Jordan Belfort’s infamous story of his time on Wall Street shocked millions of people when he was immortalized in the blockbuster movie, The Wolf of Wall Street. His story is full of sex, drugs, and excessive greed which costs several people millions of dollars.
Today, his story did not end up quite like you would expect. Based on recent interviews, it seems that the real “Wolf of Wall Street” just might not be reaping the consequences of his actions after all.
The movie isn’t 100% accurate.
In February, The Hollywood Reporter had the opportunity to speak with Belfort. When asked about how accurate the portrayal of him was in The Wolf of Wall Street, he said ““The drug use and the stuff with the hookers and the sales assistants and the sex in the office … that stuff is really, really accurate.”
““In some respects, my life was even worse than that. Though I’d say I did more Quaaludes than cocaine,” he continued.
Belfort now claims he is a different man and is no longer a resemblance of the corrupt and greedy character played by Leonardo DiCaprio.
He still lives a luxury lifestyle.
Since the entire Wall Street scheme, Belfort spent 22 months in prison for money laundering and fraud.
However, after serving his time, he has lived in luxury oceanfront homes in California and a rented five-bedroom mansion on shores of Lake Tahoe in Nevada, which is now being sold for $16 million.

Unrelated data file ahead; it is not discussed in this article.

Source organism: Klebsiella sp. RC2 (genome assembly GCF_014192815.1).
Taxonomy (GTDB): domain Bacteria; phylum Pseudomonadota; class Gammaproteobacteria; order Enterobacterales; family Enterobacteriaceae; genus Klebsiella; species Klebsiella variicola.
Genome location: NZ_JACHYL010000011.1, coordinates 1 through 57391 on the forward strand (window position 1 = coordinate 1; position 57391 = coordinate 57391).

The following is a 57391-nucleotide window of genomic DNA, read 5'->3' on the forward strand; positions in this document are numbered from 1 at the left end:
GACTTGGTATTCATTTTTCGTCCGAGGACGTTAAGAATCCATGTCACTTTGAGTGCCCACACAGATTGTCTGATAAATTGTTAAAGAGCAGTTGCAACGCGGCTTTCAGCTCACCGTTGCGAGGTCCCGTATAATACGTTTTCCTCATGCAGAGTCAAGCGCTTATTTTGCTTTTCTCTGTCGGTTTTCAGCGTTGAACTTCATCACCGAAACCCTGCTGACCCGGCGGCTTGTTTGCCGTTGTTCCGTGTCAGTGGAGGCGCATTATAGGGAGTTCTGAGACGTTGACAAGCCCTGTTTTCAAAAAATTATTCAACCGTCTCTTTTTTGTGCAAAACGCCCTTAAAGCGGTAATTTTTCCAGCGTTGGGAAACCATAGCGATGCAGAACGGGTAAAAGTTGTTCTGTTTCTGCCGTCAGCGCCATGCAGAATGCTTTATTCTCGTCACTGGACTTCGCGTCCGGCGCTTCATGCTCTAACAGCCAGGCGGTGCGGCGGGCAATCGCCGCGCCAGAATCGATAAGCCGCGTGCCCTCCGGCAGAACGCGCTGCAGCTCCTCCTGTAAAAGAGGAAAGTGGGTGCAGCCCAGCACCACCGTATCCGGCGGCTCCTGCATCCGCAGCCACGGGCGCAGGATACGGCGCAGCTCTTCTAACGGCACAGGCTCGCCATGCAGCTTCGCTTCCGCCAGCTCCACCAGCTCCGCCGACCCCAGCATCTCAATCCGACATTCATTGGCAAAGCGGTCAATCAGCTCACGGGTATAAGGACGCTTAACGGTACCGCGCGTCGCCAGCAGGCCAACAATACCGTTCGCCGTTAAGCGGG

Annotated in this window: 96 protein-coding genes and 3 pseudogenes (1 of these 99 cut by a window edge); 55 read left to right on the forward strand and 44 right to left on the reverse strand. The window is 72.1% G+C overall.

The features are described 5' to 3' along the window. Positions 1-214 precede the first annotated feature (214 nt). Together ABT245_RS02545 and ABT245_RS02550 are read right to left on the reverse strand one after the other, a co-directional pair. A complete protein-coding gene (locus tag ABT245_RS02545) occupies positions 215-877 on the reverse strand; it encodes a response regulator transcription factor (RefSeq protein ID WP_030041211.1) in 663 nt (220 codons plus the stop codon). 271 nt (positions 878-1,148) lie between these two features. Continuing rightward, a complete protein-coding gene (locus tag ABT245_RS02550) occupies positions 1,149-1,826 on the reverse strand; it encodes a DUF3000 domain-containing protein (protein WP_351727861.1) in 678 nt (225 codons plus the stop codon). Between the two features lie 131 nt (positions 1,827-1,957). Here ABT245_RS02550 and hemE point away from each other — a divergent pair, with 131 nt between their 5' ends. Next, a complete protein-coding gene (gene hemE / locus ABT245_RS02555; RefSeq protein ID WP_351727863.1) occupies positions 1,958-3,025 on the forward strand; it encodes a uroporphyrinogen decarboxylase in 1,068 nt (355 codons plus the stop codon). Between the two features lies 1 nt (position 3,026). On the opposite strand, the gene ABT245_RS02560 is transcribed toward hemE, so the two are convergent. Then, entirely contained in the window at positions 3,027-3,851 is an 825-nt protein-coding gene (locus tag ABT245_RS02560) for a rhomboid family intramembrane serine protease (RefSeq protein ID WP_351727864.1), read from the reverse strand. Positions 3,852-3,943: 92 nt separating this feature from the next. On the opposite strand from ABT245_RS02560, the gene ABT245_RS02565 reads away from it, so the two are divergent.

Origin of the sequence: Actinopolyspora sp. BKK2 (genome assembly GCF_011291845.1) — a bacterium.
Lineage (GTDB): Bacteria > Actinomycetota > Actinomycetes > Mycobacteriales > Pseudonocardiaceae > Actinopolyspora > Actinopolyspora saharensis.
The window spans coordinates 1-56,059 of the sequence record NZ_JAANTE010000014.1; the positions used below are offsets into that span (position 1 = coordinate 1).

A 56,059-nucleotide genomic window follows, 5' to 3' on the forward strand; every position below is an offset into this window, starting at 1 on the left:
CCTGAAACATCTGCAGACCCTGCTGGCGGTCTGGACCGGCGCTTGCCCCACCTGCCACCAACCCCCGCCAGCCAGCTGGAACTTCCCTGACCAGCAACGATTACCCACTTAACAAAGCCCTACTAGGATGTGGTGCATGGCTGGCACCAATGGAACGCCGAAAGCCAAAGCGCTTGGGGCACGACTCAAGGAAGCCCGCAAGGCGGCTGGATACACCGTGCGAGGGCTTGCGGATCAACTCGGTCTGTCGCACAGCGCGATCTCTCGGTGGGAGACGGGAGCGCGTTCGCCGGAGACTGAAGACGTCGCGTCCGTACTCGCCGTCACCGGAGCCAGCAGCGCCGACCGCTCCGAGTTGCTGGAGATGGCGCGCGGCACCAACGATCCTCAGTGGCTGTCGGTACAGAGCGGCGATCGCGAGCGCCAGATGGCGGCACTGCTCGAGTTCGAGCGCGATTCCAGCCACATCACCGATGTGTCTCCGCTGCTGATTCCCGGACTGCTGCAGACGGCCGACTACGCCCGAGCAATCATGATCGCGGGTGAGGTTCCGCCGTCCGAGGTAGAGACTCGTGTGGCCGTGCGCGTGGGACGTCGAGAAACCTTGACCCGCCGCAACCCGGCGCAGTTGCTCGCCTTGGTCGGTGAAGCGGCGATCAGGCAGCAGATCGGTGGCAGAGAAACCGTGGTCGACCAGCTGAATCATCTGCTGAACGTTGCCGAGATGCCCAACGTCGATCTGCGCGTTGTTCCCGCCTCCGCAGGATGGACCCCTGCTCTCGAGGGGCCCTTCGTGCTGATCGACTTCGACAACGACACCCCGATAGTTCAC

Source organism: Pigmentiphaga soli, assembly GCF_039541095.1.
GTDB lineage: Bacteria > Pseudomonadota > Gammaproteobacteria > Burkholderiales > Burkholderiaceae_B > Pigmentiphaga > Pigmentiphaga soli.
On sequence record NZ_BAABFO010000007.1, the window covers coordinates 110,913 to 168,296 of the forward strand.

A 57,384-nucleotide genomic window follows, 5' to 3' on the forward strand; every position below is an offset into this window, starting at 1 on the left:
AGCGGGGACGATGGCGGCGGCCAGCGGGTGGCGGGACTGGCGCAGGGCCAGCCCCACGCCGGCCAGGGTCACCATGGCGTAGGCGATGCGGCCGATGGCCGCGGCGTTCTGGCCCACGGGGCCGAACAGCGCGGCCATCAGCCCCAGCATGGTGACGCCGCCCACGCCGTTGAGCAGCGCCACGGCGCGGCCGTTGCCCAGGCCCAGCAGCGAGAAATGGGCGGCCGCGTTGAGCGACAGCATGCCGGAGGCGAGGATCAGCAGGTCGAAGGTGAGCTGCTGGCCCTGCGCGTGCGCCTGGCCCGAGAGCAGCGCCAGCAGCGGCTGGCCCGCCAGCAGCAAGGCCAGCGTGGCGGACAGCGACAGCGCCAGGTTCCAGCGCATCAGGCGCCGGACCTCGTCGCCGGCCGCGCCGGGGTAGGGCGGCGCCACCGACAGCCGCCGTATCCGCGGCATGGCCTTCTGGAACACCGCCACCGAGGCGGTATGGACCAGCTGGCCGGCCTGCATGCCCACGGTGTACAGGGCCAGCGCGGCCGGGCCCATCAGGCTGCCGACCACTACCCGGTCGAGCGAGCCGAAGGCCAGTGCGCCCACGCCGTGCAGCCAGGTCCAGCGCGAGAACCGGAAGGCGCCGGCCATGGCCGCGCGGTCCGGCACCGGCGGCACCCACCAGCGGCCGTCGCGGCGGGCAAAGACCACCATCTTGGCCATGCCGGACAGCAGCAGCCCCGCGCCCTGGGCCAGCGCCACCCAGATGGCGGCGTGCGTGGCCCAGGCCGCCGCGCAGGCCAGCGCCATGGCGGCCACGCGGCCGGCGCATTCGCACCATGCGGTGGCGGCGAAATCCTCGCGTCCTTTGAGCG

Belfort has also taken a few ski trip vacations and took his fiancée to The Vatican.
He is now going on a U.S. tour.
These days, Belfort is known as a writer, entrepreneur and public speaker. He spends his time traveling around the world giving lectures and telling people all the secrets of a real salesman. This year, he will be going on a 45-city speaking tour around the US.
He insists the majority of the crimes were not his doing.
“Greed is not good. Ambition is good, passion is good. Passion prospers. My goal is to give more than I get, that’s a sustainable form of success,” Belfort said of his wrong-doings, after acknowledging that he “got greedy.”
However, Belfort said the majority of his crimes were not a result of his work on Wall Street.
“Ninety-five percent of the business was legitimate,” he said. “It was all brokerage firm issues. It was all legitimate, nothing to do with liquidating stocks.”